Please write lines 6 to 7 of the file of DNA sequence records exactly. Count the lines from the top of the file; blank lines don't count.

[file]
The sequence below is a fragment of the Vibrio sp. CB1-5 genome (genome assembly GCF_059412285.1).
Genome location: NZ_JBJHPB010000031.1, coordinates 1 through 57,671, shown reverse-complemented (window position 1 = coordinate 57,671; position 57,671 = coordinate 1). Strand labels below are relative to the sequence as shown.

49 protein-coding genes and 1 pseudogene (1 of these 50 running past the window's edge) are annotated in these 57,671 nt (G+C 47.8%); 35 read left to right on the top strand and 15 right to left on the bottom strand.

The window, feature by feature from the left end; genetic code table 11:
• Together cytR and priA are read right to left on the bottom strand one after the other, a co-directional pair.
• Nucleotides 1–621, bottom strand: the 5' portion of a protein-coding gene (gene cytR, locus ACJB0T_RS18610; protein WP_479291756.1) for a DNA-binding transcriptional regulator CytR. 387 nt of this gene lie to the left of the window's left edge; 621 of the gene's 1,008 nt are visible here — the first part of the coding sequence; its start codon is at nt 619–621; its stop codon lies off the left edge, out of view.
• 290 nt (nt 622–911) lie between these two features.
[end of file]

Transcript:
• Nucleotides 1–621, bottom strand: the 5' portion of a protein-coding gene (gene cytR, locus ACJB0T_RS18610; protein WP_479291756.1) for a DNA-binding transcriptional regulator CytR. 387 nt of this gene lie to the left of the window's left edge; 621 of the gene's 1,008 nt are visible here — the first part of the coding sequence; its start codon is at nt 619–621; its stop codon lies off the left edge, out of view.
• 290 nt (nt 622–911) lie between these two features.